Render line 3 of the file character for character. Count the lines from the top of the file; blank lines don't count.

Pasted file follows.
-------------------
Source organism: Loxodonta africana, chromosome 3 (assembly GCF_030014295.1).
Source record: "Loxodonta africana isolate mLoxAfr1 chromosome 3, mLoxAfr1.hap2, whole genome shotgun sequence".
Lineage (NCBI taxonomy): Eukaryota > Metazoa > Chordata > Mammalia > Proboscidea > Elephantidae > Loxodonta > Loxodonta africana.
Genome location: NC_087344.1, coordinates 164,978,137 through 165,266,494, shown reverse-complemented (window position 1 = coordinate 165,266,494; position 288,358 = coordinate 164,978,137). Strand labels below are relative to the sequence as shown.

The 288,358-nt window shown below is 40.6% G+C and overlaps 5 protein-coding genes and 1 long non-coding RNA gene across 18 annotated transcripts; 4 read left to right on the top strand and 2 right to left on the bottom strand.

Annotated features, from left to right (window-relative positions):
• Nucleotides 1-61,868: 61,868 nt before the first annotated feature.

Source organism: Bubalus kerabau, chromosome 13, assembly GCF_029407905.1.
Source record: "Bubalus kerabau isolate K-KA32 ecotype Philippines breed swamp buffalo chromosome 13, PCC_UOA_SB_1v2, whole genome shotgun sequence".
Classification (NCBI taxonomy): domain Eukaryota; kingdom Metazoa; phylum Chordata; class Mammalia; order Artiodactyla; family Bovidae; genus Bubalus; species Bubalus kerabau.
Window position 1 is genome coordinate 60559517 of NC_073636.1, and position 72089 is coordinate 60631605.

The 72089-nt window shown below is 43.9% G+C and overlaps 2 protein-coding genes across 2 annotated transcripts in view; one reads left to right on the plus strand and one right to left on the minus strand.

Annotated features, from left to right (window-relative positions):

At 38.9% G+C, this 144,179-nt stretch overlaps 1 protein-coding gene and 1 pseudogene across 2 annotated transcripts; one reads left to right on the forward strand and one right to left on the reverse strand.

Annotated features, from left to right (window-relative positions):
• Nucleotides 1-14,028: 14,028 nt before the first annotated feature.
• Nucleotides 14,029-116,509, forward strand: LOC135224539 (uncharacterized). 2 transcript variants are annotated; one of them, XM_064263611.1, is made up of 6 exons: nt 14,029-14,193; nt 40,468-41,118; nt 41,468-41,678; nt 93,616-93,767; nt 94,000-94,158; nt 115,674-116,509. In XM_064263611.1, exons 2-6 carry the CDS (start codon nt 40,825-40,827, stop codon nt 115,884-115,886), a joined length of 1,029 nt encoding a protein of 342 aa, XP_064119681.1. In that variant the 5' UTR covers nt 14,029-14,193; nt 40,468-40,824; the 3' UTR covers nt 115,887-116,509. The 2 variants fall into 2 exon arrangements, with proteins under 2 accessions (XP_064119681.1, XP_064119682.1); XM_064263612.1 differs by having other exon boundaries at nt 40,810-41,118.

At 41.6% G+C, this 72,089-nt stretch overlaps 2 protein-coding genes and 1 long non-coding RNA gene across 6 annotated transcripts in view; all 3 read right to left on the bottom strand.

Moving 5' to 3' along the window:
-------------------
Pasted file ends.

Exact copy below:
Lineage (NCBI taxonomy): Eukaryota > Metazoa > Chordata > Mammalia > Proboscidea > Elephantidae > Loxodonta > Loxodonta africana.